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‘Harriet,’ ‘Little Women,’ and ‘Bombshell’: Female Empowerment Through Wardrobe

The politics of costumes was on display in this trio of films about free-spirited, heroic women.

A scene from “Harriet,” starring Cynthia Erivo

A scene from “Harriet,” starring Cynthia Erivo

Glen Wilson/Focus Features


Female empowerment through wardrobe was creatively on display in “Harriet,” “Little Women,” and “Bombshell.” Underground Railroad leader Harriet Tubman (Cynthia Erivo) was transformed into a 19th-century superhero; Saoirse Ronan’s proto-feminist author Jo March’s tomboy look made her a 19th century iconoclast; and Megyn Kelly (Charlize Theron), Gretchen Carlson (Nicole Kidman), and Kayla Pospisil (Margot Robbie) became eye-catching free spirits who took down the Roger Ailes (John Lithgow) culture of sexual harassment at Fox News.

For Kasi Lemmons’ zeitgeist-grabbing biopic of Harriet Tubman, costume designer Paul Tazewell (“Hamilton”) wanted her “looks to not feel like we’d seen them before,” he said. “Where she starts, we definitely had to understand her as a slave. But then, as she recreates herself as modern to the period where she was from — and realizes herself as a free, black woman — there are [costuming] choices that I hoped would resonate in an emotional way to underscore the story.”

Tazewell studied Daguerreotypes of Tubman, but needed to invent the remainder of her wardrobe for the dangerous work of leading hundreds of slaves out of bondage on more than a dozen missions. As a mysterious male Moses, she was a master of disguise who confounded plantation owners. “I was drawn to these sepia-tone photographs that had been tinted,” said Tazewell. “It became this world of warm, neutrals that have pops of color. And that’s what Harriet became with her blue/gray linen dress with a stripe running through it. Very utilitarian but specific in its color.”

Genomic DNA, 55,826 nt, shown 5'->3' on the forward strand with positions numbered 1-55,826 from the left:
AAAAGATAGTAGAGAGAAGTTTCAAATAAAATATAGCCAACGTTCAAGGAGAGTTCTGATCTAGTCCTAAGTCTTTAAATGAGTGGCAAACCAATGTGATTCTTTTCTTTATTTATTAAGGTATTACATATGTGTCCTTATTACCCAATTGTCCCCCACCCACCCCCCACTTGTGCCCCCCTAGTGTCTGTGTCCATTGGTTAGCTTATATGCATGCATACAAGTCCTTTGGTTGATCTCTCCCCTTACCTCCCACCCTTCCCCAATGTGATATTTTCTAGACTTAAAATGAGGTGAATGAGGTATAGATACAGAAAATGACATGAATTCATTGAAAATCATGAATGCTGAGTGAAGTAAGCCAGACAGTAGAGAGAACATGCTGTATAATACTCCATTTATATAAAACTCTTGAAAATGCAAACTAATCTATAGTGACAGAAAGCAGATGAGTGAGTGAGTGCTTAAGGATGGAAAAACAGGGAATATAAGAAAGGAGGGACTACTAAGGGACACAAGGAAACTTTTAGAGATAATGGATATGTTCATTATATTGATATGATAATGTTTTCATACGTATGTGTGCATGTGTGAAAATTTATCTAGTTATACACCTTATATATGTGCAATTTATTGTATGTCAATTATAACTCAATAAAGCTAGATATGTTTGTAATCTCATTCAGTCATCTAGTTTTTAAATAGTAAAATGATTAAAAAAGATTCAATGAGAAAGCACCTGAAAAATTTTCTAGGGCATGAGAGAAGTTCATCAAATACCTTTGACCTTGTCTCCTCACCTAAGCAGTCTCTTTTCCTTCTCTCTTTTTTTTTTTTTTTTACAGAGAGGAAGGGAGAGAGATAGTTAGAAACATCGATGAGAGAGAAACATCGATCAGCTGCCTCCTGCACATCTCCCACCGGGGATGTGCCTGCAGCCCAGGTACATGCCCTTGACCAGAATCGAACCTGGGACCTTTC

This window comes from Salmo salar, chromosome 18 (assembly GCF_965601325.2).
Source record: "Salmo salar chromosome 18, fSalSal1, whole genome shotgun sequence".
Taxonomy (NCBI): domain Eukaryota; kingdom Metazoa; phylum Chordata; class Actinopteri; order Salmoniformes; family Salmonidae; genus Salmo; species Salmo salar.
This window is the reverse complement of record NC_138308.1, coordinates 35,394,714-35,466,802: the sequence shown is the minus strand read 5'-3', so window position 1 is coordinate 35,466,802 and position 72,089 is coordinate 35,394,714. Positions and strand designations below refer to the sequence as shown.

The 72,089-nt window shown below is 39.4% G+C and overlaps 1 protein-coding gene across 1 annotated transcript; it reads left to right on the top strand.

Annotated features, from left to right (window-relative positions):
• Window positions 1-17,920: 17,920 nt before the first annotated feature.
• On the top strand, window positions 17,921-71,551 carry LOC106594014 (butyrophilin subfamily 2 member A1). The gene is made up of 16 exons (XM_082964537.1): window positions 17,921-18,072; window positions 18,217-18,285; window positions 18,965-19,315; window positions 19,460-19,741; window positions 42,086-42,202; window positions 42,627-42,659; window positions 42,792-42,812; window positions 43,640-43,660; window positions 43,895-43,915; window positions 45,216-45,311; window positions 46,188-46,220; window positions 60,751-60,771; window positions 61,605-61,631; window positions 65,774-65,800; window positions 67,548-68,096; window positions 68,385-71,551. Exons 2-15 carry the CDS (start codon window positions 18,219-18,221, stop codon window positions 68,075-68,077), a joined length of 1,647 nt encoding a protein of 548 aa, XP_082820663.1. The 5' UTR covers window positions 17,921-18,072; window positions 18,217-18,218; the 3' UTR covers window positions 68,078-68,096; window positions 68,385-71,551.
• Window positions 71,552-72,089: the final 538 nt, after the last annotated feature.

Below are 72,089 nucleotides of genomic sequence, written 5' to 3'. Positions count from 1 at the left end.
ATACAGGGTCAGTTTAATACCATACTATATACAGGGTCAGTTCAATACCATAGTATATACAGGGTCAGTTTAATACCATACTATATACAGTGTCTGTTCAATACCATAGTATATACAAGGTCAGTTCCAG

But, as Harriet manages her incredible, initial escape, her dress gets progressively ruined through mud and water and ultimately destroyed. She makes a new life for herself, first wearing a striking green dress (she makes all of her clothes) and then cobbling together a costume that Tazewell and his team built in stages, echoing her confidence, including Union blue pants and jacket with brass buttons, a cap, or a top hat when she leads a troop of Buffalo Soldiers into battle in a pale blue coat. There’s also a gorgeous navy blue gown.

“The first look is a marriage of both male and female clothing of the period, pieces that she could access but function in a better way than a huge petticoat and a fine dress,” said Tazewell. Also, with the silhouette, it makes her a striking figure that becomes very powerful. Cynthia Erivo, with her understanding of clothing, made it even more delightful because she got it and could embody the Harriet we were trying to show.”

Little Women

“Little Women”

Wilson Webb/© 2019 CTMG, Inc.